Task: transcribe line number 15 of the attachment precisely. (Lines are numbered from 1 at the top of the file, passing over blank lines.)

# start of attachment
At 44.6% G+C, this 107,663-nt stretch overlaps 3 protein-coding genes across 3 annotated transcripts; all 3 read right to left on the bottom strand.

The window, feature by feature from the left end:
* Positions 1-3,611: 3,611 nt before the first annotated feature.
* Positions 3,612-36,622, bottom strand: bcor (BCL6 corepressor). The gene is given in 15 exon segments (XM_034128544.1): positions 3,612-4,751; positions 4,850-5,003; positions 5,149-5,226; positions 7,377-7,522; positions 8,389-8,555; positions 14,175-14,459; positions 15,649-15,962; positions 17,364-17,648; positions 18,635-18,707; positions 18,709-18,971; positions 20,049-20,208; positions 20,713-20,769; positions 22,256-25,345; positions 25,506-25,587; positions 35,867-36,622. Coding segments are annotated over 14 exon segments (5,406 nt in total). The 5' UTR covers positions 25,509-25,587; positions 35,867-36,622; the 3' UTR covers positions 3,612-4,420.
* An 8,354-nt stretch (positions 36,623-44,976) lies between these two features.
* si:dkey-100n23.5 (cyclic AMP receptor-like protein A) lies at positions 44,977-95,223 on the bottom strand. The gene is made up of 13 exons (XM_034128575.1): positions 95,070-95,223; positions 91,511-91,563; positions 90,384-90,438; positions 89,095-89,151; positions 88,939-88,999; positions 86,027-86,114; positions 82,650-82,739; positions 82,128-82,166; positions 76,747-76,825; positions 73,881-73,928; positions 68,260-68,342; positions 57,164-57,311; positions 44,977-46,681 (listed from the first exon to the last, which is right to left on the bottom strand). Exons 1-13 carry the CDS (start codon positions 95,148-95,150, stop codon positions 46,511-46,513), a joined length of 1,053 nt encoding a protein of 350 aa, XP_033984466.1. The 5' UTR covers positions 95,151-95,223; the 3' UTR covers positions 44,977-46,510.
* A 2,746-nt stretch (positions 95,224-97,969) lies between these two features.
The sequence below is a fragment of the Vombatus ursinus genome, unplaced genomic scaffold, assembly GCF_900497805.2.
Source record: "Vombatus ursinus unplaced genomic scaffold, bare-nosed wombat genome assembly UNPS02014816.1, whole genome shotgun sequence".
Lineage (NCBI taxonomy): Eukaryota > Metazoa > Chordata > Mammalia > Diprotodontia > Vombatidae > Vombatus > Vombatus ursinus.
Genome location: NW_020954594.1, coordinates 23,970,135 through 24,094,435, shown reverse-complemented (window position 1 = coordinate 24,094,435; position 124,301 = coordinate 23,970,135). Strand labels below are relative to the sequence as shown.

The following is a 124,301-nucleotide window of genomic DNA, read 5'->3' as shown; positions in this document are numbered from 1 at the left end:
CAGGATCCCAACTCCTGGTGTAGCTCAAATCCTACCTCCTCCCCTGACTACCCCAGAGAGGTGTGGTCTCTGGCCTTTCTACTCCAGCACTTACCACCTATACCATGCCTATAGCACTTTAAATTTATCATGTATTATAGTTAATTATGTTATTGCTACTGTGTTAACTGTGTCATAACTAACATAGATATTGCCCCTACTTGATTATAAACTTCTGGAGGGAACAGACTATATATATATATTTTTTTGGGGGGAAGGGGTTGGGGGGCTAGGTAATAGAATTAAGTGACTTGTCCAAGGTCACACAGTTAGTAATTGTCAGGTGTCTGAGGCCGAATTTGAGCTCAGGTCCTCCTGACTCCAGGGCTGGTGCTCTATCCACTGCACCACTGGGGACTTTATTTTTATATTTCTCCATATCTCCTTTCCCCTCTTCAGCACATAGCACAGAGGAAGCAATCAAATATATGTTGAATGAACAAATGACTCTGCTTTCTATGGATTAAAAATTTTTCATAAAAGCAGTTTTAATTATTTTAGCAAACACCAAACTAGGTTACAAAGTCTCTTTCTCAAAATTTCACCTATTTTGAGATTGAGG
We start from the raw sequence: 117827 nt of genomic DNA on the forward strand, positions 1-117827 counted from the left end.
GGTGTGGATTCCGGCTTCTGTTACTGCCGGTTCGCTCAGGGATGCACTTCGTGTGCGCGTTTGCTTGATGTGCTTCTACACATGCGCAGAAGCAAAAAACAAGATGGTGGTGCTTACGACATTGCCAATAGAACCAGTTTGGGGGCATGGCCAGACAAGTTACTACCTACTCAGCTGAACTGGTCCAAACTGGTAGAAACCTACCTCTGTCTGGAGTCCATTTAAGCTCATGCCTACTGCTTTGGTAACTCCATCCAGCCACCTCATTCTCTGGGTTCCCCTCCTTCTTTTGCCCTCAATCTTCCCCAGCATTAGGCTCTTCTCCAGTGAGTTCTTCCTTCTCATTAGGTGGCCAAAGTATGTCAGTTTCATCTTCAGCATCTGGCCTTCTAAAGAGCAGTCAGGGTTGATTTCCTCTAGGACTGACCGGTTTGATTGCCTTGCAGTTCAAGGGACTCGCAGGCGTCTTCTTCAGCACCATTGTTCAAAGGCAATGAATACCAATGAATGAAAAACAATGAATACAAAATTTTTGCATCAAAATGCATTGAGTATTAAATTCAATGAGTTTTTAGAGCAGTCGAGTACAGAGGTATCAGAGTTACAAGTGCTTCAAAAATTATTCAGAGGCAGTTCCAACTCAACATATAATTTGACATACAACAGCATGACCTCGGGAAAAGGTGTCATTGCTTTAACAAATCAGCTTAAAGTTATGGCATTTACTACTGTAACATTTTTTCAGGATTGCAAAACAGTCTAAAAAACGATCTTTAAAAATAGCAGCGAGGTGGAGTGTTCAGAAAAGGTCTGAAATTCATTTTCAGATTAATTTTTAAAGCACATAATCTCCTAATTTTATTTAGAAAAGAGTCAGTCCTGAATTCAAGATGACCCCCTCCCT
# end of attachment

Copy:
GGTGTGGATTCCGGCTTCTGTTACTGCCGGTTCGCTCAGGGATGCACTTCGTGTGCGCGTTTGCTTGATGTGCTTCTACACATGCGCAGAAGCAAAAAACAAGATGGTGGTGCTTACGACATTGCCAATAGAACCAGTTTGGGGGCATGGCCAGACAAGTTACTACCTACTCAGCTGAACTGGTCCAAACTGGTAGAAACCTACCTCTGTCTGGAGTCCATTTAAGCTCATGCCTACTGCTTTGGTAACTCCATCCAGCCACCTCATTCTCTGGGTTCCCCTCCTTCTTTTGCCCTCAATCTTCCCCAGCATTAGGCTCTTCTCCAGTGAGTTCTTCCTTCTCATTAGGTGGCCAAAGTATGTCAGTTTCATCTTCAGCATCTGGCCTTCTAAAGAGCAGTCAGGGTTGATTTCCTCTAGGACTGACCGGTTTGATTGCCTTGCAGTTCAAGGGACTCGCAGGCGTCTTCTTCAGCACCATTGTTCAAAGGCAATGAATACCAATGAATGAAAAACAATGAATACAAAATTTTTGCATCAAAATGCATTGAGTATTAAATTCAATGAGTTTTTAGAGCAGTCGAGTACAGAGGTATCAGAGTTACAAGTGCTTCAAAAATTATTCAGAGGCAGTTCCAACTCAACATATAATTTGACATACAACAGCATGACCTCGGGAAAAGGTGTCATTGCTTTAACAAATCAGCTTAAAGTTATGGCATTTACTACTGTAACATTTTTTCAGGATTGCAAAACAGTCTAAAAAACGATCTTTAAAAATAGCAGCGAGGTGGAGTGTTCAGAAAAGGTCTGAAATTCATTTTCAGATTAATTTTTAAAGCACATAATCTCCTAATTTTATTTAGAAAAGAGTCAGTCCTGAATTCAAGATGACCCCCTCCCT